Iraqi forces have begun a long-awaited, large-scale military operation to drive the so-called Islamic State militants out of the sprawling western Anbar province, the military said.
The operation started at dawn and government forces were being backed by Shiite and Sunni pro-government fighters, a spokesman said.
This is not the first time the Iraqi government has announced an operation to retake Anbar – where several key towns, including the provincial capital, Ramadi, remain under IS control. In May, authorities announced an operation to retake Ramadi, but there has not been any major progress on the ground since then.
In a brief statement, Iraqi Prime Minister Haider al-Abadi vowed to “take revenge from Daesh criminals on the battlefield … and their cowardly crimes against unarmed civilians will only increase our determination to chase them and to expel them from the land of Iraq.”
The Islamic State group, also known by the Arabic acronym Daesh, seized large parts of Anbar in early 2014 and captured Ramadi in May. Iraqi forces, which had been making steady progress against the extremists in recent months with the help of the air campaign, scored a major victory in recapturing Saddam Hussein’s hometown of Tikrit in April.
During the past few weeks, the troops have been moving to cut the militants’ supply routes and to surround and isolate Ramadi and Fallujah.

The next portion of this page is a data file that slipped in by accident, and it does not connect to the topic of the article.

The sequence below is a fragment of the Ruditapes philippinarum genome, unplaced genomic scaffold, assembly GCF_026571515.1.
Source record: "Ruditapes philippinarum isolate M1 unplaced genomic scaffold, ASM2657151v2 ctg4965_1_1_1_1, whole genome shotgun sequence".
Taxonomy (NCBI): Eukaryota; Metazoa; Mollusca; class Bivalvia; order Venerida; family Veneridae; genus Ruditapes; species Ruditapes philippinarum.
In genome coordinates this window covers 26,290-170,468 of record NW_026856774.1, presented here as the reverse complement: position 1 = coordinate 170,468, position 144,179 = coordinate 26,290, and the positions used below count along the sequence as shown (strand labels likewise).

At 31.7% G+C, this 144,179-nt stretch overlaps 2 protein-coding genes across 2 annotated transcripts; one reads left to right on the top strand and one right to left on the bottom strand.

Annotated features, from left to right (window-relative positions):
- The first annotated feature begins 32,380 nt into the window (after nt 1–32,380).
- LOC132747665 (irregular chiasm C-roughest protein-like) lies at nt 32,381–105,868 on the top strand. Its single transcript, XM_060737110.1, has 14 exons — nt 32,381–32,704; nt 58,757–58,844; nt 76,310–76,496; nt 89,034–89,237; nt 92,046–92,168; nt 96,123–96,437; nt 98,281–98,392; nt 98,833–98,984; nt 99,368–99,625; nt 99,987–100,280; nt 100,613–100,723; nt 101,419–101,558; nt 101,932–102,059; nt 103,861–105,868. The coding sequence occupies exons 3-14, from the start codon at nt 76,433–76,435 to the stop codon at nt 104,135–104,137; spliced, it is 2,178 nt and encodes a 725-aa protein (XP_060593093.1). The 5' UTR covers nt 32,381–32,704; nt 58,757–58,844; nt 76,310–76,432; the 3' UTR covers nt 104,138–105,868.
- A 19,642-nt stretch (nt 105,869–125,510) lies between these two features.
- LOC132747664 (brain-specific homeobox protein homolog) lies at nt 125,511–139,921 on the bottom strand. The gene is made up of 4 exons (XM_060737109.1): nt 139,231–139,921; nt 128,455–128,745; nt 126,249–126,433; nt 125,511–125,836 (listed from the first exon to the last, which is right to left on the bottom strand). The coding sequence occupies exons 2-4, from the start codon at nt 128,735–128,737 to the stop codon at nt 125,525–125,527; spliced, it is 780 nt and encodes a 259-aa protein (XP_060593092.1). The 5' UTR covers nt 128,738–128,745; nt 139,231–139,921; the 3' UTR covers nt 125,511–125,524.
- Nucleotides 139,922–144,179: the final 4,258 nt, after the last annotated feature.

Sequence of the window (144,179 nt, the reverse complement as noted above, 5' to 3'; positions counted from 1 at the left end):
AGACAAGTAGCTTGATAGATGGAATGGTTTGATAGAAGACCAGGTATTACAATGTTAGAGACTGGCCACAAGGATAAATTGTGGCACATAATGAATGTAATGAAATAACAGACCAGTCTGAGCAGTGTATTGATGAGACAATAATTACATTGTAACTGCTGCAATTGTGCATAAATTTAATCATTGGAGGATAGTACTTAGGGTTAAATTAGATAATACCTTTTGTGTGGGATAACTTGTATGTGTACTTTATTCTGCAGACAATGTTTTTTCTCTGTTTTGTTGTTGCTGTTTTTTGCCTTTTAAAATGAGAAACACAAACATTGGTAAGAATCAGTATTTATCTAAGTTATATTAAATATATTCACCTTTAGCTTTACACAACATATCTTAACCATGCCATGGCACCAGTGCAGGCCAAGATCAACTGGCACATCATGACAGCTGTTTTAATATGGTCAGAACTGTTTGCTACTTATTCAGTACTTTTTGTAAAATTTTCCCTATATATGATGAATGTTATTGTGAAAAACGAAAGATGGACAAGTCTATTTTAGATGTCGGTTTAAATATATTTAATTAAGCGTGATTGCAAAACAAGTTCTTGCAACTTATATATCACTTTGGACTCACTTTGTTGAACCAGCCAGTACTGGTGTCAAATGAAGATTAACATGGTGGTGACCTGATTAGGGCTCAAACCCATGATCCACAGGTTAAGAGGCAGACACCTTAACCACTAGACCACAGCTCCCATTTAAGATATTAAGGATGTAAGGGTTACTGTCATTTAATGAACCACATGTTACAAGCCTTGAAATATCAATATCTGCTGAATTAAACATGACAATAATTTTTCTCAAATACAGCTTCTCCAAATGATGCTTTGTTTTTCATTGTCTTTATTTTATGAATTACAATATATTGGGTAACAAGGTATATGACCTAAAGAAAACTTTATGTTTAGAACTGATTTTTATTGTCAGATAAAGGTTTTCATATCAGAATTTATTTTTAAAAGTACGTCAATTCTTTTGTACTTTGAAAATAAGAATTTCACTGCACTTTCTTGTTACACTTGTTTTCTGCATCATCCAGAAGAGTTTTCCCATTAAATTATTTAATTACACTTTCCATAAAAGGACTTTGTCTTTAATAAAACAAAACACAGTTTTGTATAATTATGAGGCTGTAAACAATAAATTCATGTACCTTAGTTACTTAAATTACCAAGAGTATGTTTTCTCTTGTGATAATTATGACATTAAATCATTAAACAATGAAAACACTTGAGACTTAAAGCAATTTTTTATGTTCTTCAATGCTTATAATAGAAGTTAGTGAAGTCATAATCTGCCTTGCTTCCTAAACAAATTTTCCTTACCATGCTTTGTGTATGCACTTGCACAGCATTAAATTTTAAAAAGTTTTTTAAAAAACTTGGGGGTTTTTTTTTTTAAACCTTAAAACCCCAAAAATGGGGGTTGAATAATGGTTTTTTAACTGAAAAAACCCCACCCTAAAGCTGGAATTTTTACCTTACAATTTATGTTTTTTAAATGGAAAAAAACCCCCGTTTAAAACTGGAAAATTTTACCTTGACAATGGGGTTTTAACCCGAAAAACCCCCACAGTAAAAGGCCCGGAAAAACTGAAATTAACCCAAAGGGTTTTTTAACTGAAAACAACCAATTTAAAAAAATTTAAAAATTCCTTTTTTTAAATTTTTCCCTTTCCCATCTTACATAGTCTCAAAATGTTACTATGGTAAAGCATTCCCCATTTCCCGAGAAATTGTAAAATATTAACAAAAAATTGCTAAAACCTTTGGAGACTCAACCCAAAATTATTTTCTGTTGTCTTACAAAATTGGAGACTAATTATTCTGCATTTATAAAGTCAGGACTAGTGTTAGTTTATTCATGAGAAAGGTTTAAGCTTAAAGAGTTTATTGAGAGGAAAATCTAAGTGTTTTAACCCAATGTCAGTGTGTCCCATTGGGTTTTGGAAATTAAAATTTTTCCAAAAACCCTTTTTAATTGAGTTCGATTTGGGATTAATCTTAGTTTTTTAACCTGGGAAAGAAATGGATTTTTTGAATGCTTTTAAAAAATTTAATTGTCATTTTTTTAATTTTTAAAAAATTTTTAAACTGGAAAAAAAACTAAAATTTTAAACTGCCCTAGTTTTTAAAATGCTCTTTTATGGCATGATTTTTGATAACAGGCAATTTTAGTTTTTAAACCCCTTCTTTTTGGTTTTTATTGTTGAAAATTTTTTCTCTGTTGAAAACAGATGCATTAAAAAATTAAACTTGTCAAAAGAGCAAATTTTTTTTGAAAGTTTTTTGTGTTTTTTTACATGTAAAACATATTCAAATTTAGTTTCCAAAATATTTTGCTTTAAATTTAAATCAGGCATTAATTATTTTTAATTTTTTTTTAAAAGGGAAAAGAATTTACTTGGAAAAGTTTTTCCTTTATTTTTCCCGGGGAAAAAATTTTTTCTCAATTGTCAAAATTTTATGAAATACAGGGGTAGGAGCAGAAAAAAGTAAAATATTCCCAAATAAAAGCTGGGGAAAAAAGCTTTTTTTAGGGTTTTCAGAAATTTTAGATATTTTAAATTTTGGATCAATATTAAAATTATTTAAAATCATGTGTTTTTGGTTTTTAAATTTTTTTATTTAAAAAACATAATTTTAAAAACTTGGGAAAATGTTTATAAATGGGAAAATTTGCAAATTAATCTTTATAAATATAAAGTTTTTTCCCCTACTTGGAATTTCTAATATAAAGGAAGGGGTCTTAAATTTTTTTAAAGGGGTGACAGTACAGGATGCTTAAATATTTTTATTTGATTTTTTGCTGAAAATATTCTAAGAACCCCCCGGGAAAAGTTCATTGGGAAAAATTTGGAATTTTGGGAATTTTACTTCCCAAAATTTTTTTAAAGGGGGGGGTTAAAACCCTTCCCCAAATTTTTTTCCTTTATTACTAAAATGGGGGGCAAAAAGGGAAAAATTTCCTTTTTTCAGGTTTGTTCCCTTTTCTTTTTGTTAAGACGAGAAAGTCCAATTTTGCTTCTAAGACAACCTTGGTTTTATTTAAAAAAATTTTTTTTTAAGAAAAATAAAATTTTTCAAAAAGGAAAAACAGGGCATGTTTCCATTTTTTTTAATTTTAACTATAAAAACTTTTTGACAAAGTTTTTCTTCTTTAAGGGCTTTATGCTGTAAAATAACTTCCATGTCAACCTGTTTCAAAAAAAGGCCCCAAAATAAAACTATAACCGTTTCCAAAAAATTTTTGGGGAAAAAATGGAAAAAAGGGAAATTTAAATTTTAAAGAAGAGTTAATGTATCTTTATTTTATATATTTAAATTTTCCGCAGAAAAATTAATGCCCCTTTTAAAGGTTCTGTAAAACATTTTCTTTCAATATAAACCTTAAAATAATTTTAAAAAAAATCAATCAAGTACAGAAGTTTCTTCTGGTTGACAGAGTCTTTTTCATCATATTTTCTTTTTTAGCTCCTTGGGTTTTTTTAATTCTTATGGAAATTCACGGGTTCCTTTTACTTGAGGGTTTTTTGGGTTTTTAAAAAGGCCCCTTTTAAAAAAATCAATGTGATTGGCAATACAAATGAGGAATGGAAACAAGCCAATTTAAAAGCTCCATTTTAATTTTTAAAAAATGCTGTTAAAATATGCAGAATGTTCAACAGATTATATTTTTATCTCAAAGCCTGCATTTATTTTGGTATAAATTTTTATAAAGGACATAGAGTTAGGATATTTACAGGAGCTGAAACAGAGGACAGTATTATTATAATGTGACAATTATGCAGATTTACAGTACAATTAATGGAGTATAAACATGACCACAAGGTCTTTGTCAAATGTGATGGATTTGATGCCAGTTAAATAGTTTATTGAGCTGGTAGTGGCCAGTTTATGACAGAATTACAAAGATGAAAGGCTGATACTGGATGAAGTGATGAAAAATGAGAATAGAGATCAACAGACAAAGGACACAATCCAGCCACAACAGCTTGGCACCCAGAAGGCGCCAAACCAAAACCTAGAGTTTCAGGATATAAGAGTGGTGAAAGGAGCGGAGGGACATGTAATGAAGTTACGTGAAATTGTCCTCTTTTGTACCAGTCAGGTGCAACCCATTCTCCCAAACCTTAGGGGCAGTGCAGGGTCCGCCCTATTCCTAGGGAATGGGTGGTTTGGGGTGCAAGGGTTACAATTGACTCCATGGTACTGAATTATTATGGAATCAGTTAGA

Today state TV reported government forces recapturing villages and areas around Fallujah, which is half way between Baghdad and Ramadi.
Hours after the announcement of the military operation, Iraq announced the arrival of four F-16 fighter jets from the United States to Balad air base north of Baghdad. They are part of 36 F-16s purchased by the Iraqi government.
Meanwhile, coalition forces continued their aerial campaign across Iraq and Syria, ramping up attacks near Ramadi.
Also, on Monday, IS claimed responsibility for a series of bombings on Sunday in Shiite areas of Baghdad that killed at least 29 people and wounded 81.
In neighbouring Syria, government helicopter gunships dropped barrel bombs on a diesel market in the northern town of al-Bab that is held by the IS, activists said. The Britain-based Syrian Observatory for Human Rights said the airstrikes killed 13 people, including six women, and wounded up to 40.